Bronchogenic and enteric cysts, which are commonly located in the middle or posterior mediastinum, represented 7.1% of all of the mediastinal masses in the reported review and accounted for 18.4% of the benign lesions. Although malignant thymoma, germ cell tumors, and Hodgkin disease may all have cystic components, the majority of cystic mediastinal tumors are benign lesions that are congenital in origin. In the reported review, gastroenteric duplications (22) were less common than bronchogenic cysts (32).
Congenital mediastinal cysts generally arise from the foregut as a result of anomalous budding of the primordia of the esophagus or tracheobronchial tree. Each of the 3 types of foregut cysts (bronchogenic cysts, enteric duplications, and the rare neuroenteric cysts) has characteristic histologic and anatomic features. Occasionally, the pathologic characteristics of both enteric duplications and bronchogenic cysts coexist, and these composite structures are referred to as bronchopulmonary foregut malformations.
On a CT scan, a foregut cyst usually appears as a smooth, rounded cystic mass with homogeneous attenuation. The lesion typically has a thin wall and is commonly located in the carinal, paratracheal, or paraesophageal region. The cyst contents generally have attenuation values similar to those of water, but higher levels can be observed if the lesion contains mucus, blood, or debris. Bronchogenic and enteric cysts are not enhanced in the presence of intravenous contrast.
The respiratory tract develops as a ventral bud off of the primitive foregut on about the 22nd day of gestation, and division into left and right main stem bronchi is usually complete by day 26. Abnormal budding from the tracheobronchial tree is believed to result in bronchogenic cysts. These lesions may be completely encapsulated, or they can communicate with the airway. Although most bronchogenic cysts arise in the mediastinum, they also occur in the pulmonary hilum, the lung parenchyma, or the neck, and can even be found below the diaphragm. Bronchogenic cysts are usually lined with ciliated columnar or cuboidal epithelium and have a fibromuscular wall that may contain both cartilage and bronchial mucous glands.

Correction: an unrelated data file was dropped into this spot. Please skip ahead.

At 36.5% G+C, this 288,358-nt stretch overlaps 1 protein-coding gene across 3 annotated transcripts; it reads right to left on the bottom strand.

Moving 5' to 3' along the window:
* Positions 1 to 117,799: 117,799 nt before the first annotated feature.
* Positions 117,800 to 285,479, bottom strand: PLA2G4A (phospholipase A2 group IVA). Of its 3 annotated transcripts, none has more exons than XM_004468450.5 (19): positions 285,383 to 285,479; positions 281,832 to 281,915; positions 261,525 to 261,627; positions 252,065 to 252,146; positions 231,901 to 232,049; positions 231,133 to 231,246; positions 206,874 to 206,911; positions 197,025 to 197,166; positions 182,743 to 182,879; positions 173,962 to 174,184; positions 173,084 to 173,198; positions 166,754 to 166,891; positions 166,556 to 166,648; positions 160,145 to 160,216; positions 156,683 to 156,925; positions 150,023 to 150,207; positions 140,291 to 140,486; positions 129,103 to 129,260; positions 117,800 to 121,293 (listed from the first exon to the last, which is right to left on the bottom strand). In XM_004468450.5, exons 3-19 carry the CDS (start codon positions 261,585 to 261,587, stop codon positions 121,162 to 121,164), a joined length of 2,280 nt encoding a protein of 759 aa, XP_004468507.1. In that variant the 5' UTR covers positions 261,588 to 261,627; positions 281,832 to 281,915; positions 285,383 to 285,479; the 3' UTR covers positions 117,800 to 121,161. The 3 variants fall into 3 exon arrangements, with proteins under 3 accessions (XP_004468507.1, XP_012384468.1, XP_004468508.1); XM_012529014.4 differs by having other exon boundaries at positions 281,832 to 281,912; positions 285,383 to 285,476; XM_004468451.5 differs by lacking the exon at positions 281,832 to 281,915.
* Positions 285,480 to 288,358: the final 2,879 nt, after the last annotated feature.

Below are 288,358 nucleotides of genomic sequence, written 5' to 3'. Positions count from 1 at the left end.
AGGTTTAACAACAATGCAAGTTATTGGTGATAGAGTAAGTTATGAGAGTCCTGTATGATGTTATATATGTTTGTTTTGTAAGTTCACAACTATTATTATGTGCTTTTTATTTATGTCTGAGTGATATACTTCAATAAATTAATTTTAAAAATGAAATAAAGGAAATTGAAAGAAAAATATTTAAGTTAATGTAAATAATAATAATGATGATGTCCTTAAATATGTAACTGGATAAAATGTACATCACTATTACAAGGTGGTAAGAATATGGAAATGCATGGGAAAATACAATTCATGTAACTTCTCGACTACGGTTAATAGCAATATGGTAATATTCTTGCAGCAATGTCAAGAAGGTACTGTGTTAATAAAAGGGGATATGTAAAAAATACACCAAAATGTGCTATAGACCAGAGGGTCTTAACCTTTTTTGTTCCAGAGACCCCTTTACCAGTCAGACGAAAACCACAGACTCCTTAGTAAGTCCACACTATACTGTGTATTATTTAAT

Bronchogenic cysts are a well-recognized cause of respiratory distress in newborns and these cysts can also produce recurrent pulmonary infections in older infants and children. In a review of 20 patients with bronchogenic cysts, the most common presenting symptom was fever, followed by recurrent pneumonia, a cervical mass, and respiratory distress. On standard chest radiographs, bronchogenic cysts usually appear as radiolucent spherical lesions that are variable in size and may cause a mediastinal shift (Fig. 28-8A and B). On CT scanning, bronchogenic cysts appear as well-defined, spherical, nonenhancing masses. If the cyst is infected or filled with secretions, it may be radiodense. If there is communication with the tracheobronchial tree, an air-fluid level will frequently be observed.
A. Posteroanterior chest radiograph obtained for the evaluation of persistent wheezing that failed to respond to bronchodilator therapy. A retrocardiac mass is noted on the right. B. With computed tomography a thin-walled apparently cystic lesion is observed adjacent to the left lower lobe bronchus.
Bronchogenic cysts should be resected. A thoracoscopic approach can be used for easily accessible lesions. If a thoracotomy is elected, a muscle-sparing technique is most appropriate. If a complete resection is difficult because a portion of the cyst wall is densely adherent to the bronchus, esophagus, or trachea, the mucosa should be stripped and a segment of the cyst wall left behind.
Enteric and Neuroenteric Cysts
Enteric cysts, also called enterogenous cysts and enteric duplications, have somewhat thicker muscular walls and are typically spherical or tubular in configuration. Because these lesions are lined with mucus-producing epithelium, they gradually enlarge and usually produce symptoms in infancy or early childhood resulting from the compression of adjacent organs.
Esophageal duplications, a subset of enteric cysts, constitute 15% of all gastrointestinal duplications. These lesions may contain cartilage and respiratory epithelium similar to bronchogenic cysts, and they tend to occur in older children. Esophageal duplications typically have well-developed muscular walls lined with gastric or intestinal mucosa.
Neuroenteric cysts are the least common type of congenital mediastinal cyst. They communicate with the meninges through a defect in the neurospinal axis and may be suspected on a chest radiograph because of the associated vertebral anomalies. A neuroenteric cyst has thin, fibrous walls lined with simple or pseudostratified epithelium. These lesions may produce neurologic symptoms if spinal cord compression occurs, and meningitis is a real threat, particularly if there is open communication with the gastrointestinal tract. Surgical management may require the assistance of colleagues in both neurosurgery and orthopedics in order to ensure proper closure of the dural membrane and stabilization of the vertebral column.